Some people experience extreme concerns about their sinfulness and have a strong sense of urgency to do something to rid themselves of their sin. This particular pattern of obsessions and compulsions is a form of Obsessive Compulsive Disorder or OCD known as scrupulosity. 

It appears that some people perform ritual behaviors to heal what they perceive as an impaired relationship with God.

Common distressing thoughts include blasphemies, impure thoughts, committing sin, and worries about going to hell.

Prayer has been specifically identified as a compulsive behavior in some persons attempting to rid themselves of intrusive and stressful thoughts. Other actions include frequent confessions, seeking assurance from clergy and other leaders, cleansing and purifying rituals, making deals with God, re-reading or repeating scripture verses.

The study sample

The investigators obtained responses from 450 adults using the internet. On average, they were age 34. Most were women (59%). Most identified themselves as Caucasian (79%). A few religious groups were represented:

 “In terms of a current religious affiliation, 20.7% of the sample self-identified as Protestant, 16.5% as Catholic, 1.6% as Jewish, 1.6% as Buddhist, 1.6% as Hindu, 0.2% as Muslim, and 14.9% as “other” religious affiliation. Approximately 41.9% of the sample reported having no current religious affiliation.”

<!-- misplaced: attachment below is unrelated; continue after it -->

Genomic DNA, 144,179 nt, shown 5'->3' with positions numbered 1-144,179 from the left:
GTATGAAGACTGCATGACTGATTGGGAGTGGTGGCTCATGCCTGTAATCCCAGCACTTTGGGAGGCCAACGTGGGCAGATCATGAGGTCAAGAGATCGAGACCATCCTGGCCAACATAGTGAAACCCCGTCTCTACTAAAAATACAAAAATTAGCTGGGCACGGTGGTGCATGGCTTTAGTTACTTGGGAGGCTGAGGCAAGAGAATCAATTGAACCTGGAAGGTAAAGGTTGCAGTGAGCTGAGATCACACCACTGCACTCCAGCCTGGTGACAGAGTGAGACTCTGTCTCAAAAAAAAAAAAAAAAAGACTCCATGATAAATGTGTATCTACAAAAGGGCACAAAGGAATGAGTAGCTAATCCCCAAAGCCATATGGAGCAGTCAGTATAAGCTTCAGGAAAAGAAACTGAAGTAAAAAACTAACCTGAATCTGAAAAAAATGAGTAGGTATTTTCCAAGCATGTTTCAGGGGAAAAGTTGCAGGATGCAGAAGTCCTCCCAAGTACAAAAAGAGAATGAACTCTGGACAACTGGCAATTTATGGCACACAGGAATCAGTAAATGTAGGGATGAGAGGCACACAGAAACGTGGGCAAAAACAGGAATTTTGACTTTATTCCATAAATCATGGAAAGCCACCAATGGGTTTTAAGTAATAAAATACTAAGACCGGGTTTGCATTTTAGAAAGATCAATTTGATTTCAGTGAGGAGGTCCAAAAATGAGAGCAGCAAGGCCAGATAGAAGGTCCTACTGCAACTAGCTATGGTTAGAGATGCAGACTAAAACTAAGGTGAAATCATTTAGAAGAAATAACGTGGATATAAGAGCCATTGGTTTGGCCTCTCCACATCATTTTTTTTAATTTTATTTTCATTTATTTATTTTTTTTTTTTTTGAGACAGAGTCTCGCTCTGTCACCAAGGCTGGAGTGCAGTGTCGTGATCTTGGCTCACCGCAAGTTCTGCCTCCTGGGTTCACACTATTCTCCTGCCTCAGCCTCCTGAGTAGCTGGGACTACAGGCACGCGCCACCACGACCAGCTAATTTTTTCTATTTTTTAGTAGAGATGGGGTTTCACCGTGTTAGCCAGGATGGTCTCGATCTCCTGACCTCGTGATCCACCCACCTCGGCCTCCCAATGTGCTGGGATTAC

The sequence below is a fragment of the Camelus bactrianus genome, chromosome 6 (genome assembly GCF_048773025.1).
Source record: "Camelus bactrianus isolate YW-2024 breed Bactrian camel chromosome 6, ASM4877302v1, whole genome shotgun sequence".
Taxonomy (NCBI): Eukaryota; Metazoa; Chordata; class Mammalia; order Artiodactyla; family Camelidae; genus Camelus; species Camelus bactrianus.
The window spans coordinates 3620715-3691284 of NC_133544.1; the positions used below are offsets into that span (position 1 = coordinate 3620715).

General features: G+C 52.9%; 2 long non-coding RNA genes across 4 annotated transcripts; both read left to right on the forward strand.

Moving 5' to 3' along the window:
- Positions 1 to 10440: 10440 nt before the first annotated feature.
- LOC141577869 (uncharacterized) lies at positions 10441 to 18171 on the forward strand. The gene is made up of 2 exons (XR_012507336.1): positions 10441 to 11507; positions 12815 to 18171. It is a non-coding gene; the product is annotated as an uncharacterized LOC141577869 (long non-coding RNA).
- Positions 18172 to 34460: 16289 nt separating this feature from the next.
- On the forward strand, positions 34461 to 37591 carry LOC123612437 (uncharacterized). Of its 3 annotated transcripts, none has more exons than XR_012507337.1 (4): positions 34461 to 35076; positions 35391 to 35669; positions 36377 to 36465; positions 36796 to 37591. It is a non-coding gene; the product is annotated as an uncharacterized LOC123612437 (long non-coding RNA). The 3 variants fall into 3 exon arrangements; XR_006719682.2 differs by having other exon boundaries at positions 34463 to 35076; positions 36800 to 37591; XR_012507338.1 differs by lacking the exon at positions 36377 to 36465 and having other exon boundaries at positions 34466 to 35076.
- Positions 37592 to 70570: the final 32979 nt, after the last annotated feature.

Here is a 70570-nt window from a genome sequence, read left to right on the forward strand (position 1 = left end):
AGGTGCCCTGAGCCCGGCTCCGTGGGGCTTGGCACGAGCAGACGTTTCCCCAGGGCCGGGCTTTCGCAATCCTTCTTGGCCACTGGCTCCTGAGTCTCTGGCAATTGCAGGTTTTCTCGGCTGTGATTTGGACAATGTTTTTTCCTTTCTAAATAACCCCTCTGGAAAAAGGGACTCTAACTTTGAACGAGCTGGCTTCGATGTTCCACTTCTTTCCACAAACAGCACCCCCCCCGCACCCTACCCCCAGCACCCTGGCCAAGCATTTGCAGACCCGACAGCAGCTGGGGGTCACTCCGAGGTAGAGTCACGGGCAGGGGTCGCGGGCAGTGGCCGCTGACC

Key finding

There was a strong relationship between high levels of anxious attachment and high levels of scrupulosity.

My Thoughts

1. The key finding makes sense. The distress experienced by people experiencing scrupulosity is an anxious condition thus we can expect religious people to experience an associated anxiety about their relationship with God.

2. The authors appear quite familiar with attachment research, including studies involving attachment to God. You have to read footnote 3 to understand the significant relationship between avoidance of God and scrupulosity. The authors note that when they controlled for religiosity, there was no significant relationship between avoidance attachment and scrupulosity. High avoidance attachment is linked to low levels of religiosity.